Tag Archives: wall girts

North to Alaska

While Alaska is America’s last great frontier, it doesn’t mean when we go North, we throw proper structural design out of a window.

Reader CRAIG in WILLOW has more challenges going on than he has dreamed. He writes:

“Hello,

I’m building a 42Wx50D pole barn. I have 6×6 columns spaced 10’ apart on more than adequate footings. Slab on grade 5-6inches thick (poor final grading ) with 6” mesh and pens tubing. Willow has a snow load of 90:10:10. With a 4:12 pitch, truss companies up here are recommending a set of two two-ply trusses for a total of 24 trusses. 2’ overhang.
My problem is figuring out how to support the load between the trusses. They won’t give me a recommendation. I was planning on using 2×6 between top chords spaced every 2’. These would be oriented vertically and installed with joist hangers. I don’t think they’d be strong enough. The top chords on the trusses are called out at 2×6 so it’d be difficult to hang a larger member on them.

If I can’t make this plan work should I frame in between the columns and build a stick frame wall to set normal trusses on every 2 feet? What about laying some size beam across the tops of the columns and then setting trusses at 2’ centers? I’m dead in the water and want if anything to have overbuilt. Can you help? Thanks.”

Here is my response:

You have a plethora of challenges going on. This is why I always, always, always (did I mention always?) tell clients to ONLY build post frame (pole barn) buildings from engineer sealed plans produced specifically for their building at their site. It is not too late to get one involved and it will be money well spent.

Challenge #1 It is highly doubtful 6×6 columns you have placed along your building sidewall are going to be adequate to carry combined wind and snow loads. An engineer can design a repair – probably involving adding 2x lumber to one or both columns sides.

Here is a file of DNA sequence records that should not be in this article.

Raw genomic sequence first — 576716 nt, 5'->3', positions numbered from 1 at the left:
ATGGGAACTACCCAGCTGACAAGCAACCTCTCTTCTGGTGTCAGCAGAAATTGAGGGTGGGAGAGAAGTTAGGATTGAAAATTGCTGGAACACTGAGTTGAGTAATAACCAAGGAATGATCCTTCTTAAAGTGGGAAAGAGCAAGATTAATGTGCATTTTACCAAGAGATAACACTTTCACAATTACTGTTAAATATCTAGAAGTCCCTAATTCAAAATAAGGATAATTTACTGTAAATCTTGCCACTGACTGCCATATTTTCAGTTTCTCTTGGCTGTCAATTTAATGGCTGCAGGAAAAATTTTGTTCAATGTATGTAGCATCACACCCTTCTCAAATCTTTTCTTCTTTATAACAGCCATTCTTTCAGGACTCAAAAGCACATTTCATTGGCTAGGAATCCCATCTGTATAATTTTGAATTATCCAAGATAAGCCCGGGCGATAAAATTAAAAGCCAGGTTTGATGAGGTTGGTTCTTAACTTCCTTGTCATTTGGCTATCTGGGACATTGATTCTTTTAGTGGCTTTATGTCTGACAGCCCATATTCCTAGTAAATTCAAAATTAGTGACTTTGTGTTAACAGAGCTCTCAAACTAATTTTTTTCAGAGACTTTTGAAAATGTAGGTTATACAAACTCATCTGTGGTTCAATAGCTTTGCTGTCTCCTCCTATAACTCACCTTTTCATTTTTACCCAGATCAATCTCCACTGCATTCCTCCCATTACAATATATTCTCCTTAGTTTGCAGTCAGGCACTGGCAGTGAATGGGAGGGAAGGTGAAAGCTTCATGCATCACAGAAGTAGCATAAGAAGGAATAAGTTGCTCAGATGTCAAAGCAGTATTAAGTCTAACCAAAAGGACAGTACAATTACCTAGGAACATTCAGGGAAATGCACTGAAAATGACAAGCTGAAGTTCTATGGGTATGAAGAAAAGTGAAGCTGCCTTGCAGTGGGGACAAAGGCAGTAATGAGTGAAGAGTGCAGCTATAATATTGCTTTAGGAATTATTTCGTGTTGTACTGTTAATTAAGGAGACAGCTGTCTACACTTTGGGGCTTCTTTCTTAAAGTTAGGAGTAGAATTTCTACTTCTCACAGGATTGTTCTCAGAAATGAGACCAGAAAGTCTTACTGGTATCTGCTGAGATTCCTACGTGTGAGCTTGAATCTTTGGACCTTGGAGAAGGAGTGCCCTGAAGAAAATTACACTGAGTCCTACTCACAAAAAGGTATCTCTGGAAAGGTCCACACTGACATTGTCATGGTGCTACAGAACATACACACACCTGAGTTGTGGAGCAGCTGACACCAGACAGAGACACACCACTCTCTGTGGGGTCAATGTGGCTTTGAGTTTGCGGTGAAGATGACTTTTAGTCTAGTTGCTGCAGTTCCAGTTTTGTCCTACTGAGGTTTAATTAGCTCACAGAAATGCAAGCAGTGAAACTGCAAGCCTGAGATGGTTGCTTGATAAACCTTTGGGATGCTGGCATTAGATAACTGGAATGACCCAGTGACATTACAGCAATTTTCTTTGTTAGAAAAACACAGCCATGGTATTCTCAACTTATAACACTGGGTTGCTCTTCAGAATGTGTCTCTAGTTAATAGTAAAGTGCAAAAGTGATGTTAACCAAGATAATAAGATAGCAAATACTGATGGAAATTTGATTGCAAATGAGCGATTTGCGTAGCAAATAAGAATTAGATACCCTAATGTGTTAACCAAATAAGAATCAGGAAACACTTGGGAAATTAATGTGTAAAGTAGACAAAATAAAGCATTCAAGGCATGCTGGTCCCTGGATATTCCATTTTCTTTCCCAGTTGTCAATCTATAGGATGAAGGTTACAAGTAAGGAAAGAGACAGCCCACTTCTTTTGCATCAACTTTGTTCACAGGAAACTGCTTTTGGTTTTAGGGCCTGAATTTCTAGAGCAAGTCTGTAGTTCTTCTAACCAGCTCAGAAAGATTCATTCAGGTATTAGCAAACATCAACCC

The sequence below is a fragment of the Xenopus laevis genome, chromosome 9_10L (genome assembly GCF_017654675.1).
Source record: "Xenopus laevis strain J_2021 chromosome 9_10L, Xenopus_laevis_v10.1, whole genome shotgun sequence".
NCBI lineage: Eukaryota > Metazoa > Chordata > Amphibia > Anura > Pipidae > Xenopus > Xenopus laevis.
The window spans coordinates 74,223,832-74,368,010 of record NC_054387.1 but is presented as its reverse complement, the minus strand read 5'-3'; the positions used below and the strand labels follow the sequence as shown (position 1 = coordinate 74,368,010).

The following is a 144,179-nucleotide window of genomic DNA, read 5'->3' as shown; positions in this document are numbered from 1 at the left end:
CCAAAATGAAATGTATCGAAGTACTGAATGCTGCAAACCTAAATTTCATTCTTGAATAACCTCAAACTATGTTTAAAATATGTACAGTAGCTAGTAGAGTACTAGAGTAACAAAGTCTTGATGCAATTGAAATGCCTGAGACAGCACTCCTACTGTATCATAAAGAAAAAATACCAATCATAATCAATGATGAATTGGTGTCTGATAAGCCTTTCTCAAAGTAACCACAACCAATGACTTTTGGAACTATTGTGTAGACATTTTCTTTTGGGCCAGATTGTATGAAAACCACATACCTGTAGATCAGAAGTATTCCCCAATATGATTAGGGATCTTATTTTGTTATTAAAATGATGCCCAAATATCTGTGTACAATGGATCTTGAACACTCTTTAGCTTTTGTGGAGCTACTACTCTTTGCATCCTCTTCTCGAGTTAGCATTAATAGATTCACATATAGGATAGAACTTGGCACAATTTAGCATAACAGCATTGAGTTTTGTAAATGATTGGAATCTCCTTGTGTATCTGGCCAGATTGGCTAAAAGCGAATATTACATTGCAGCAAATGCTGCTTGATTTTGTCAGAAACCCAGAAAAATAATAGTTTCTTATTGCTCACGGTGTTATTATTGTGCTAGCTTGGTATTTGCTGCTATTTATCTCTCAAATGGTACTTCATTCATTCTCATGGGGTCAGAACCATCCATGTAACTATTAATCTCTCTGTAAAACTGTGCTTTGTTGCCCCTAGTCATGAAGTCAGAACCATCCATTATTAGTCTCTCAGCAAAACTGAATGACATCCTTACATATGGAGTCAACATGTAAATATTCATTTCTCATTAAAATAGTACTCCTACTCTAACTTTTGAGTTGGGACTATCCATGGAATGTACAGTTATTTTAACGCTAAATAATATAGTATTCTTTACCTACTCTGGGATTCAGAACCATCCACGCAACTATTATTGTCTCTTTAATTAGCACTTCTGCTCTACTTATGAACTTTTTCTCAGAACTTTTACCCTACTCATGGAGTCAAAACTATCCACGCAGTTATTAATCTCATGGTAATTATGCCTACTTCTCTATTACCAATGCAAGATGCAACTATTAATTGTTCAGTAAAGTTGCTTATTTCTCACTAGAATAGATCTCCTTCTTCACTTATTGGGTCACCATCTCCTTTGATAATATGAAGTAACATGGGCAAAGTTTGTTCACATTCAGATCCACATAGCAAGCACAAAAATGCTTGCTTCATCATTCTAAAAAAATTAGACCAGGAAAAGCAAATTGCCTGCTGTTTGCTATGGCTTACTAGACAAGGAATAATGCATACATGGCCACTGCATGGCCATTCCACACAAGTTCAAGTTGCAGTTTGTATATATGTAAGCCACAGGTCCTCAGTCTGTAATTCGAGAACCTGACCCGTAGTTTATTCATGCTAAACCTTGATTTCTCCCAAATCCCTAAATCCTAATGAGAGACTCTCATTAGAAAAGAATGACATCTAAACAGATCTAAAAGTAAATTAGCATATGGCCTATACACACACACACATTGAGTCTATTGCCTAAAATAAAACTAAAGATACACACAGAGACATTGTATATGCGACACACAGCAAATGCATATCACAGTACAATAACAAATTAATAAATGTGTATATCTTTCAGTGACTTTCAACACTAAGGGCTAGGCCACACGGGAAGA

Challenge #2 Your wall girts placed on column faces “barn style” will not meet Code requirements – they will probably fail in bending and absolutely will not be adequate for deflection. https://www.hansenpolebuildings.com/2012/03/girts/
Again – an engineer can design a repair and there are several choices. You could remove them and turn them flat like book shelves between columns – you would need to add material for blocking at girt ends. https://www.hansenpolebuildings.com/2018/09/making-framing-work-with-bookshelf-girts/ Or, more girts could be added to your wall. Or, a strongback (2×4 or 2×6) could be added to your barnstyle girts to form an “L” or a “T”. My personal preference would be a bookshelf design, as it creates an insulation cavity.

Now – on to your trusses and roof purlins.

Your snow load is actually 90 psf (pounds per square foot). 10 and 10 are dead loads – you may not need ones these large. If you are using light gauge steel roofing over purlins top chord dead load can be as low as 3.3. Steel over sheathing 5. Shingled roof 7. If using steel roofing, make sure it is capable of supporting this snow load over a two foot span. If using sheathing, 7/16″ OSB or 15/32″ CDX plywood will not span two feet with a 90 psf snow load. Second 10 is bottom chord dead load. It is adequate to support the weight of ceiling joists, two layers of 5/8″ Type X drywall and blown in insulation. For a single layer of sheetrock and minimal lighting five psf is probably adequate. No ceiling – 1 psf. Important – make sure truss people are using 1.00 for DOL (Duration of Load) for snow. With your snow load, chances are snow is going to sit upon your building’s roof for a significant time period. Again, an engineer can determine what loading is adequate for your situation.